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Dr.-Ing. Gerrit Nowald, Continental Teves AG & Co.oHG, GERMANY
Dr.-Ing. Benjamin Siegl, Continental Teves AG & Co.oHG, GERMANY
The ongoing shift of the automotive industry towards electric vehicles (EVs) also influences the development of brake systems. Since a large share of comfort brake actuations can be realized through recuperation with the electric engine, todays brakes for EVs are often oversized. Additionally, strict regulations for brake dust emissions are expected in the near future. This favors the development of nonstandard brake concepts. Furthermore, a system development approach becomes increasingly important to fulfill increasingly challenging requirements.
The thermal capacity plays a major role for the sizing of brake components and is usually evaluated using downhill and performance tests. Especially in the early development process, simulation reduces design loops and expensive prototypes. Current simulations for sizing can be divided into two categories. On the one hand, lumped thermal models are used for system sizing. Those models are fitted to known products but are not easily applied to new designs. On the other hand, the Finite Element Method (FEM) is used, which yields accurate results for arbitrary designs. However, this method is time-consuming due to model setup, calculation and post-processing and requires expensive licenses. Furthermore, design loops are costly since new CAD geometry has to be designed.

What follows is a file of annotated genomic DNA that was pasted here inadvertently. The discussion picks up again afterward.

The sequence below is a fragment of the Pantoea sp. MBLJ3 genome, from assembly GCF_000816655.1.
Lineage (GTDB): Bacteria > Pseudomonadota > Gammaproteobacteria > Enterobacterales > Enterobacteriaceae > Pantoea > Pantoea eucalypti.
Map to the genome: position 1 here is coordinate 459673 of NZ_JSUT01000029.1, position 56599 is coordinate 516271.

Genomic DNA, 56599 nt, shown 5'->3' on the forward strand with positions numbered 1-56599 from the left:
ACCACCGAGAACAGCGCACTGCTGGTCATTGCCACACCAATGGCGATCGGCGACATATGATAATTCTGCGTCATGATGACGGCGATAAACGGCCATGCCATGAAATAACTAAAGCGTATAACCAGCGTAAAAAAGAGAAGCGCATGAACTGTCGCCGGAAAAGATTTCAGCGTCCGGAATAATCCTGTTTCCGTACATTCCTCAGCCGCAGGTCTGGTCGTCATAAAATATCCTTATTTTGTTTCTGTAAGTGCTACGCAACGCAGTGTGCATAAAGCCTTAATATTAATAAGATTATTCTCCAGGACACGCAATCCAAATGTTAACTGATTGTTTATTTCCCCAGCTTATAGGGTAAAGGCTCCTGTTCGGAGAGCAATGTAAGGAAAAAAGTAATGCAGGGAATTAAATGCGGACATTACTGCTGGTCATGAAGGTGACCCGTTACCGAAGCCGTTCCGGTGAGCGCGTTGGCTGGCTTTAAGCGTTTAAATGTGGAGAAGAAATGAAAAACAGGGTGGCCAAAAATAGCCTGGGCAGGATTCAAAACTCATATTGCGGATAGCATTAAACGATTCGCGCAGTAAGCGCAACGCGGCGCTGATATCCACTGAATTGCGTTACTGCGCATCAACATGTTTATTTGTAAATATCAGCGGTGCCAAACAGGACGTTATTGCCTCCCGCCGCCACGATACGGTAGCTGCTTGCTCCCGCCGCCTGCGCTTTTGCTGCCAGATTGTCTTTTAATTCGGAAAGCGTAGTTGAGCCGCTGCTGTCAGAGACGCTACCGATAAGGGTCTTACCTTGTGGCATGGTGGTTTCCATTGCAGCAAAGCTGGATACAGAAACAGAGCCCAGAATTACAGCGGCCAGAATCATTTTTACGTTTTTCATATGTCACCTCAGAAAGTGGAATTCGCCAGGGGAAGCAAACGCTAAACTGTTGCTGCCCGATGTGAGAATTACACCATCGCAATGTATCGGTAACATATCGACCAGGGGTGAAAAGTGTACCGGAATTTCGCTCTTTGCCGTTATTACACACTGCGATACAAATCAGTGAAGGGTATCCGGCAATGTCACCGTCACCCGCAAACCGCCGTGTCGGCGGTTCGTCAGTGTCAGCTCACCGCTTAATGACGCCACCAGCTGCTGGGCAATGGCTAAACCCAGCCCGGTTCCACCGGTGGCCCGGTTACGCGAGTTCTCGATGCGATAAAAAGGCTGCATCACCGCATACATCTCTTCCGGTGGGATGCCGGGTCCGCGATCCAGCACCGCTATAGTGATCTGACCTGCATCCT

In this work, an in-house simulation tool is presented which enables fast calculation with sufficient accuracy. Rotational symmetry is assumed for the time-dependent temperature field. Arbitrary two-dimensional cross-sections are meshed with triangular elements. The Finite Volume Method (FVM) is used, which in contrast to FEM conserves energy and yields good results even with few elements. Sections with different materials can be defined and temperature-dependent material parameters are considered. The simulation tool has been validated by comparison with FEM simulation results and dyno measurements and has been successfully applied to disc and drum brakes.
The simulation tool is embedded in MatLab Simulink. Arbitrary maneuvers can be calculated, which can be predefined, simulated, or measured on the dyno or during test drives. Additional components of the brake system such as ABS and ESP or the drivetrain such as battery and electric engine including recuperation and derating can be easily coupled to the thermal model. Furthermore, the thermal feedback during braking due to temperature-dependent friction properties can be considered. A rapid model setup combined with short simulation times allow fast variation of vehicle parameters, brake system design, maneuver and boundary conditions as well as brake geometry and material.
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